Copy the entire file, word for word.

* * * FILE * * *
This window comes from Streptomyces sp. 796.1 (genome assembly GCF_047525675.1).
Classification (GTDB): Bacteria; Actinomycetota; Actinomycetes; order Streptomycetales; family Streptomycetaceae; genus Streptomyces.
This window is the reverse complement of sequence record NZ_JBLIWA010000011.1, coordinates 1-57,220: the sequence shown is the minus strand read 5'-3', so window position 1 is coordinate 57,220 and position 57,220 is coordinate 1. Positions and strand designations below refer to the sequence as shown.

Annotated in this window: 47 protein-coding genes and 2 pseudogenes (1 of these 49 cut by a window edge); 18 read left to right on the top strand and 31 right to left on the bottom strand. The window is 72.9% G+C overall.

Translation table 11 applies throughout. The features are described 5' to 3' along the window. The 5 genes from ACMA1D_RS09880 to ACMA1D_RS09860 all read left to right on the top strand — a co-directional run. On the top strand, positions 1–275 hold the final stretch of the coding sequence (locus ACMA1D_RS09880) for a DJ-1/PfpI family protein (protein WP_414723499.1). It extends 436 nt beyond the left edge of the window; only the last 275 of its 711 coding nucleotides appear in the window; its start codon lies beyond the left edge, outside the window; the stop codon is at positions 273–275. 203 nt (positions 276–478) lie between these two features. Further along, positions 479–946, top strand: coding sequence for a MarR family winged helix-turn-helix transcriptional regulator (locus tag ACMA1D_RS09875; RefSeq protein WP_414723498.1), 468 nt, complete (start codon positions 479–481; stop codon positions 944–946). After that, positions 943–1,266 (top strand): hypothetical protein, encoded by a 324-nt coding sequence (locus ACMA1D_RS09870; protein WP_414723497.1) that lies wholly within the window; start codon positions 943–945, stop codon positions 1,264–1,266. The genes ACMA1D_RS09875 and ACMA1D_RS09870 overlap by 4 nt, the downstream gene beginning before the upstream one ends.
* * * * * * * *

This window comes from Streptomyces sp. 796.1 (genome assembly GCF_047525675.1).
Classification (GTDB): Bacteria; Actinomycetota; Actinomycetes; order Streptomycetales; family Streptomycetaceae; genus Streptomyces.
This window is the reverse complement of sequence record NZ_JBLIWA010000011.1, coordinates 1-57,220: the sequence shown is the minus strand read 5'-3', so window position 1 is coordinate 57,220 and position 57,220 is coordinate 1. Positions and strand designations below refer to the sequence as shown.

Annotated in this window: 47 protein-coding genes and 2 pseudogenes (1 of these 49 cut by a window edge); 18 read left to right on the top strand and 31 right to left on the bottom strand. The window is 72.9% G+C overall.

Translation table 11 applies throughout. The features are described 5' to 3' along the window. The 5 genes from ACMA1D_RS09880 to ACMA1D_RS09860 all read left to right on the top strand — a co-directional run. On the top strand, positions 1–275 hold the final stretch of the coding sequence (locus ACMA1D_RS09880) for a DJ-1/PfpI family protein (protein WP_414723499.1). It extends 436 nt beyond the left edge of the window; only the last 275 of its 711 coding nucleotides appear in the window; its start codon lies beyond the left edge, outside the window; the stop codon is at positions 273–275. 203 nt (positions 276–478) lie between these two features. Further along, positions 479–946, top strand: coding sequence for a MarR family winged helix-turn-helix transcriptional regulator (locus tag ACMA1D_RS09875; RefSeq protein WP_414723498.1), 468 nt, complete (start codon positions 479–481; stop codon positions 944–946). After that, positions 943–1,266 (top strand): hypothetical protein, encoded by a 324-nt coding sequence (locus ACMA1D_RS09870; protein WP_414723497.1) that lies wholly within the window; start codon positions 943–945, stop codon positions 1,264–1,266. The genes ACMA1D_RS09875 and ACMA1D_RS09870 overlap by 4 nt, the downstream gene beginning before the upstream one ends.